Brand Upon the Brain!, the latest creation from Winnipeg’s maddest moviemaker, Guy Maddin, is billing itself as a “one-of-a-kind cinematic spectacle,” and it actually lives up to the hype. Maddin’s half-campy, half-expressionistic movies — among them The Saddest Music in the World (2003), in which a legless Isabella Rossellini teeters on beer-filled glass prosthetics — typically combine the absurd with the genuinely haunting in a style that’s an aesthetic bow to silent films. Brand Upon the Brain! is no exception. Only this time the film is touring (from New York to Chicago and Los Angeles) with an 11-piece orchestra, a three-person sound-effects team and a singer billed as a castrato. Each show also features a celebrity narrator, with much of New York’s line-up comprising a hipster honor roll: Laurie Anderson, Crispin Glover, Eli Wallach, Justin Bond (the Kiki half of Kiki and Herb), Rossellini, Lou Reed and John Ashbery. (The film opens nationally in June with a pre-recorded soundtrack.)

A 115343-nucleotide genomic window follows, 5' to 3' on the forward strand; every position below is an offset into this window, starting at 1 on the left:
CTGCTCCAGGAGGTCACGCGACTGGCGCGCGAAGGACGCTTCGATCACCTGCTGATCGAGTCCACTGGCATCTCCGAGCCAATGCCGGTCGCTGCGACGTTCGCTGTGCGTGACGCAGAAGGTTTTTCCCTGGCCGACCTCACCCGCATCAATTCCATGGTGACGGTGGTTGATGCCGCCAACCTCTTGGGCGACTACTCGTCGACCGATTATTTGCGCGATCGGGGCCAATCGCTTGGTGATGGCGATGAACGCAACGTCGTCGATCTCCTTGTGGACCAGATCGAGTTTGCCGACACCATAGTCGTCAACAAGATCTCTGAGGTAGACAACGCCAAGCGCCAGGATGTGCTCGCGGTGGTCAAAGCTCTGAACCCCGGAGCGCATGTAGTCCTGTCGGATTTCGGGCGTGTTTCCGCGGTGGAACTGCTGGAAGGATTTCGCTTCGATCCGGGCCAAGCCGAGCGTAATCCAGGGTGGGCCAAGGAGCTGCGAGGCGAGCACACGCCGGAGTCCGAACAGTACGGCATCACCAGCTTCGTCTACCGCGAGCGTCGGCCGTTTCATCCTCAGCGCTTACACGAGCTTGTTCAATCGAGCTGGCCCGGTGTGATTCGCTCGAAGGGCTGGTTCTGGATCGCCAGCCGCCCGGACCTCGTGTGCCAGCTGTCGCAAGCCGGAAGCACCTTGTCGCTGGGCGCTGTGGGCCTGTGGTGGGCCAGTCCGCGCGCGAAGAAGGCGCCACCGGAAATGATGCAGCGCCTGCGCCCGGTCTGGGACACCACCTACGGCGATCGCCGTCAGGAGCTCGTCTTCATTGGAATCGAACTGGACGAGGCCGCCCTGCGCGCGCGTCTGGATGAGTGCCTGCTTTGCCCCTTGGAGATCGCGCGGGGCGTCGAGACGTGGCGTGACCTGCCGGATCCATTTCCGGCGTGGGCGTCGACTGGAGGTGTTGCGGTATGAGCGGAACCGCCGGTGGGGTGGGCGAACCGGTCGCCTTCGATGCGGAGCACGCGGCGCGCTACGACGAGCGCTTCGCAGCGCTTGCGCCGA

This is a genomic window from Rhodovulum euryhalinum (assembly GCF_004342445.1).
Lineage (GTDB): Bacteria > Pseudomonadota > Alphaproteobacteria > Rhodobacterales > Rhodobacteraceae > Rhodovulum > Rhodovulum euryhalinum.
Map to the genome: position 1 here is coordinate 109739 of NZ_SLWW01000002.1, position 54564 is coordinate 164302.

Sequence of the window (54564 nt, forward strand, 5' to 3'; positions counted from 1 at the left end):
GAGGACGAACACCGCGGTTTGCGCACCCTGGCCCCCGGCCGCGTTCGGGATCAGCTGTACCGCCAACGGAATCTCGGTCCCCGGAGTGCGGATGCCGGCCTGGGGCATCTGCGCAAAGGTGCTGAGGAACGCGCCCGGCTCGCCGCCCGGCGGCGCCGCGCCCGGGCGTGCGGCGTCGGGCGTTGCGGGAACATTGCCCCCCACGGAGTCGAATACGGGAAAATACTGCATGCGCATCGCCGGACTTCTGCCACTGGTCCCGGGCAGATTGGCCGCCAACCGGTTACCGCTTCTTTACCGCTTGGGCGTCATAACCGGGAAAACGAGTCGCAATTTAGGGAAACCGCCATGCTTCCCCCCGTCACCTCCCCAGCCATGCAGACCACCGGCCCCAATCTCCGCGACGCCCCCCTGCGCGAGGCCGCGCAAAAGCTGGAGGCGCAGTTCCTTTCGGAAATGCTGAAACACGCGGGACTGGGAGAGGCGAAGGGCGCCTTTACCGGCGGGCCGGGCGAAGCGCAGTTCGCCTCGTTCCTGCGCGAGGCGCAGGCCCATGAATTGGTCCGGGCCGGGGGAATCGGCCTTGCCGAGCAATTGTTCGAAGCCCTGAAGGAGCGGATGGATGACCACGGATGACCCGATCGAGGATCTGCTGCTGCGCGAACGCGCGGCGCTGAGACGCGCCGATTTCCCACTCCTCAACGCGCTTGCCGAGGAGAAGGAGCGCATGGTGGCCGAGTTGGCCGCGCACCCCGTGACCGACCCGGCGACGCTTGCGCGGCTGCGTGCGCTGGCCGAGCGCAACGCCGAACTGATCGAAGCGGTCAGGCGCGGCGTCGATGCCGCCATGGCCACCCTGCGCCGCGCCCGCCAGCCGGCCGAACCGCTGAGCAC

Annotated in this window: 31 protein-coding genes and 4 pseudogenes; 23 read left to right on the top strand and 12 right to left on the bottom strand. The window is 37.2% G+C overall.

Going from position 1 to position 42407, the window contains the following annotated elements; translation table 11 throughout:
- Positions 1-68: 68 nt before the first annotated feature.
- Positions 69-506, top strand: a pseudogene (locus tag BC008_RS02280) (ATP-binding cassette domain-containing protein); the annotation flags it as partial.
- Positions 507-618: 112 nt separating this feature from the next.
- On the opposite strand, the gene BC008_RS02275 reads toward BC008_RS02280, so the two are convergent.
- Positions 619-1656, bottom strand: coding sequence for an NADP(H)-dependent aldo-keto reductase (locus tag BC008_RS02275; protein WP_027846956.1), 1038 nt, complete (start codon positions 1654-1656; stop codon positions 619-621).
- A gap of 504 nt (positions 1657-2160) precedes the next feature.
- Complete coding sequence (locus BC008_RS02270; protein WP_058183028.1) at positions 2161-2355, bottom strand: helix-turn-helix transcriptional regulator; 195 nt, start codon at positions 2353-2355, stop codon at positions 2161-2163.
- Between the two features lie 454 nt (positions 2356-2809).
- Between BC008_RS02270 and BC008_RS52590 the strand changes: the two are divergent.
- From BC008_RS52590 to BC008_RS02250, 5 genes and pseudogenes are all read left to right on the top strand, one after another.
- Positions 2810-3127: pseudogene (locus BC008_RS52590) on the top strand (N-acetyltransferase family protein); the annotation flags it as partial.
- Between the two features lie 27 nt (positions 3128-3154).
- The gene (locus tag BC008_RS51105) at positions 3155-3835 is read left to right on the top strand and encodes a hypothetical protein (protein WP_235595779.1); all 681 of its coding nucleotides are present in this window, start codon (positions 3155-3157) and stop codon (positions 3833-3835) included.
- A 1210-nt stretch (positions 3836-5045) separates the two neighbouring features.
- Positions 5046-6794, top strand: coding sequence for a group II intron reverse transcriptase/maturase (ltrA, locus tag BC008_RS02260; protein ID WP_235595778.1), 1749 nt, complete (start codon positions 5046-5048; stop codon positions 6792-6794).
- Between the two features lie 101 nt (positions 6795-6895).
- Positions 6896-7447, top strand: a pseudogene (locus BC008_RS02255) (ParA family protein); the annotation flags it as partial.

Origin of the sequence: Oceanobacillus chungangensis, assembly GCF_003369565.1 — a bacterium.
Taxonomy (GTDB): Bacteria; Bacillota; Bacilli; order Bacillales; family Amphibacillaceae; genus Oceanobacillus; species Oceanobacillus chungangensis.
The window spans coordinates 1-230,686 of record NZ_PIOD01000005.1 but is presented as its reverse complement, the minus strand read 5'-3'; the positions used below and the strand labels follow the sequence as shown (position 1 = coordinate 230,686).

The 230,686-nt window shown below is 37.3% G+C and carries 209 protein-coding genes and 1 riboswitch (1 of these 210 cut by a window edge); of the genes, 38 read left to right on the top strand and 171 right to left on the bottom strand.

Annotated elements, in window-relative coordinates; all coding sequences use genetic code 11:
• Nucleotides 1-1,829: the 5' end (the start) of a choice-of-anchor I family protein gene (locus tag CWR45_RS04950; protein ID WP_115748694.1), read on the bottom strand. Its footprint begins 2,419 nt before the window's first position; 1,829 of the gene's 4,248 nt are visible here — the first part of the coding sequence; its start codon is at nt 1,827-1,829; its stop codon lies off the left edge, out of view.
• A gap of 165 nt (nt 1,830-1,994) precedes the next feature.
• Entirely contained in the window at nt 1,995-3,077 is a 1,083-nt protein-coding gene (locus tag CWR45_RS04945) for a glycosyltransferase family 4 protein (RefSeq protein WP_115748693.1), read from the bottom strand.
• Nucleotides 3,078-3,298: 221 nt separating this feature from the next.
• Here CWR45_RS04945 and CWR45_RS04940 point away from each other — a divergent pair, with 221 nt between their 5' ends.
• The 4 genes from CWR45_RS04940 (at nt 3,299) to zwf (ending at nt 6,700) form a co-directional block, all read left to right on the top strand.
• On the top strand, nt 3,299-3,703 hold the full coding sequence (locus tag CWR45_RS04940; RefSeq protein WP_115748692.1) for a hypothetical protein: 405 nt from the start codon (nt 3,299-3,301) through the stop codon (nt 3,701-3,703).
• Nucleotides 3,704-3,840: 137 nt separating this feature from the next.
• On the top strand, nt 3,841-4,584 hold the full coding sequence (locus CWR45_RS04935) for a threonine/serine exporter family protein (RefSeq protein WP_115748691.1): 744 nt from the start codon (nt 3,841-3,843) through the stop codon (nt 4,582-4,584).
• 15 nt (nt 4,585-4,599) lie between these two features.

At the first show in New York on May 9, Maddin, who’s a boyish 51, introduced Brand Upon the Brain! as an “orgasmatacular,” promising that “Every sound you hear tonight will be generated within these four walls.” He explained that the presence of a live narrator harks back to the earliest days of silent cinema, a fact he said he discovered in Luis Buñuel’s autobiography. (There it is in chapter four of My Last Sigh: “In addition to the traditional piano player, each theatre in Saragossa was equipped with its explicador, or narrator, who stood next to the screen and ‘explained’ the action to the audience.”) Then, with the orchestra members seated and the foley crew arrayed in white lab coats and neckties amid a theatrical set of sonic toys, and with Glover ensconced in a red glow on stage right, the movie began.
Read the rest of my review of Brand Upon the Brain! here, on Stop Smiling's website.